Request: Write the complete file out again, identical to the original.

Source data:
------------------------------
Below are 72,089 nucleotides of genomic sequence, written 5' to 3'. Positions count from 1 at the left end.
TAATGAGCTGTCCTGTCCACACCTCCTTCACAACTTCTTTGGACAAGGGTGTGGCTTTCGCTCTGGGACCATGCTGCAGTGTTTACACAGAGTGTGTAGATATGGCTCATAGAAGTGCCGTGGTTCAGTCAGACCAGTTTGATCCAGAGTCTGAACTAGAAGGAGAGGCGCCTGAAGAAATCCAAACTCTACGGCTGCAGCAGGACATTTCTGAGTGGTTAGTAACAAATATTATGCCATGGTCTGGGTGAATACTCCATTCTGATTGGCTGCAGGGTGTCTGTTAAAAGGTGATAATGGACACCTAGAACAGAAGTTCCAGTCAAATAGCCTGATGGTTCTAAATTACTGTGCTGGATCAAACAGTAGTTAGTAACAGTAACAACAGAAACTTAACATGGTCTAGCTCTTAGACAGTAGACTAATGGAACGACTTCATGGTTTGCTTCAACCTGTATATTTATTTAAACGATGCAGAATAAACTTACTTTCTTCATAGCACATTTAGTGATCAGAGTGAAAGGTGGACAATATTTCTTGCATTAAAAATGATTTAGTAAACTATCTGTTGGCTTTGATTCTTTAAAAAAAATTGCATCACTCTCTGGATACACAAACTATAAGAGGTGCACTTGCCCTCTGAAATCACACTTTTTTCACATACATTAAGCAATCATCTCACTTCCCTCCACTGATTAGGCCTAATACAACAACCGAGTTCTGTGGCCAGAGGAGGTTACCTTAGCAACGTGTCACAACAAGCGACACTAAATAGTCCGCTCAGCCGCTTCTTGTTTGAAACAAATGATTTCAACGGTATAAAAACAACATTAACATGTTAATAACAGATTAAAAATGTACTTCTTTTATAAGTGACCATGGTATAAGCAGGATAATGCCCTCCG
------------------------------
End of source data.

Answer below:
Below are 72,089 nucleotides of genomic sequence, written 5' to 3'. Positions count from 1 at the left end.
TAATGAGCTGTCCTGTCCACACCTCCTTCACAACTTCTTTGGACAAGGGTGTGGCTTTCGCTCTGGGACCATGCTGCAGTGTTTACACAGAGTGTGTAGATATGGCTCATAGAAGTGCCGTGGTTCAGTCAGACCAGTTTGATCCAGAGTCTGAACTAGAAGGAGAGGCGCCTGAAGAAATCCAAACTCTACGGCTGCAGCAGGACATTTCTGAGTGGTTAGTAACAAATATTATGCCATGGTCTGGGTGAATACTCCATTCTGATTGGCTGCAGGGTGTCTGTTAAAAGGTGATAATGGACACCTAGAACAGAAGTTCCAGTCAAATAGCCTGATGGTTCTAAATTACTGTGCTGGATCAAACAGTAGTTAGTAACAGTAACAACAGAAACTTAACATGGTCTAGCTCTTAGACAGTAGACTAATGGAACGACTTCATGGTTTGCTTCAACCTGTATATTTATTTAAACGATGCAGAATAAACTTACTTTCTTCATAGCACATTTAGTGATCAGAGTGAAAGGTGGACAATATTTCTTGCATTAAAAATGATTTAGTAAACTATCTGTTGGCTTTGATTCTTTAAAAAAAATTGCATCACTCTCTGGATACACAAACTATAAGAGGTGCACTTGCCCTCTGAAATCACACTTTTTTCACATACATTAAGCAATCATCTCACTTCCCTCCACTGATTAGGCCTAATACAACAACCGAGTTCTGTGGCCAGAGGAGGTTACCTTAGCAACGTGTCACAACAAGCGACACTAAATAGTCCGCTCAGCCGCTTCTTGTTTGAAACAAATGATTTCAACGGTATAAAAACAACATTAACATGTTAATAACAGATTAAAAATGTACTTCTTTTATAAGTGACCATGGTATAAGCAGGATAATGCCCTCCG